A Missed Bus

  • Happymon Jacob
  • Publish Date: Feb 10 2016 4:32PM
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  • Updated Date: Feb 23 2016 10:45AM
A Missed Bus

The Kashmir issue is a political orphan today. No one wants to touch it: be it the international community, Pakistan or the government of India. Not even the civil society in New Delhi talks about it anymore, as it once did. Everyone has political priorities of higher orders to deal with. Make no mistake: When Pakistan raises the Kashmir issue, which it does at the drop of a hat these days, it is only to spoil India’s party which the latter is so fond of hosting from Madison Square to Wembley. For the political establishment in Pakistan, Kashmir is a headache, and for its army, it’s just a convenient tool to embarrass India who is constantly in the pursuit of great power status. While post 9/11 led to the steady reduction in the American enthusiasm for the Kashmir cause, Paris will ensure that the European humanitarian interest in Kashmir will be put on the backburner. Self-interest and national security have started playing a major role in contemporary Europe’s self-definition and global political priorities.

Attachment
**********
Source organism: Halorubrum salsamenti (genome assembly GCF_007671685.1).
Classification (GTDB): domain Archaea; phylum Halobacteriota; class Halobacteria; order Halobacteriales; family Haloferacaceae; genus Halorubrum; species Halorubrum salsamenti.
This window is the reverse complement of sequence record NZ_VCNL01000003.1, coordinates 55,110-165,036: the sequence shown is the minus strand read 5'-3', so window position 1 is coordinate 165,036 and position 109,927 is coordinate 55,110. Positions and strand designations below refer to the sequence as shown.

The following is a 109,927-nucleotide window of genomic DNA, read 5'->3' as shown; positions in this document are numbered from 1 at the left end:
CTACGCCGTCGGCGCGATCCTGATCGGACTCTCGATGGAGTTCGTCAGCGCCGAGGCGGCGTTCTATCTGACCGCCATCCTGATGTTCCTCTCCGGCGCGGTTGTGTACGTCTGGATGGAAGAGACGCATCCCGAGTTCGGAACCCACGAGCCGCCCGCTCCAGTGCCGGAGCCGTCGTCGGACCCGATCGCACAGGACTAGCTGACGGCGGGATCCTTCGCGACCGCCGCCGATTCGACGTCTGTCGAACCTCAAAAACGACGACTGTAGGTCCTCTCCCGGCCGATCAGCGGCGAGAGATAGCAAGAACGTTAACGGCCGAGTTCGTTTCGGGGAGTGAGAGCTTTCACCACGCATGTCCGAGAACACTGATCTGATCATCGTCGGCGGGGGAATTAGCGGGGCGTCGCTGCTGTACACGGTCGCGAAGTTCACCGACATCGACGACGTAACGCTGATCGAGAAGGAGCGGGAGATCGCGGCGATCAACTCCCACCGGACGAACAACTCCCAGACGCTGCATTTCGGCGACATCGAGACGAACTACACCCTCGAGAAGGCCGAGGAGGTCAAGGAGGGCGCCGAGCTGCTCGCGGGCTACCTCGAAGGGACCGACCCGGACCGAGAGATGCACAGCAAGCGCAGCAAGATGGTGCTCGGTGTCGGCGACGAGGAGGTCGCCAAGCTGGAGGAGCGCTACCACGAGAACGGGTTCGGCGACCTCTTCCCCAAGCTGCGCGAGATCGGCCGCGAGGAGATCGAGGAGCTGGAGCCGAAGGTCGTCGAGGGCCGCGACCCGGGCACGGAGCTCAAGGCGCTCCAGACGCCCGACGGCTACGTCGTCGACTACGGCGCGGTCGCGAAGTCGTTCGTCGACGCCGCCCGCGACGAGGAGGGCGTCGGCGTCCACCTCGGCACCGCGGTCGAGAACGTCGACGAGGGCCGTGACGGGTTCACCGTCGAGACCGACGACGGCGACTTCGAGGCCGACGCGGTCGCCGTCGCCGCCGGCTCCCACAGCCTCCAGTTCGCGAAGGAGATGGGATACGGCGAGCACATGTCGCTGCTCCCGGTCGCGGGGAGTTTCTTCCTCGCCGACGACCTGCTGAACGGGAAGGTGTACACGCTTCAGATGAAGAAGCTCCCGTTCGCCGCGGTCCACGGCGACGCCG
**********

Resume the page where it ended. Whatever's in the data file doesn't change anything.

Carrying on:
In short then there is no promising future in so far as the political resolution of the Kashmir issue is concerned. Let me explain this a bit further.
 
The conflict over Kashmir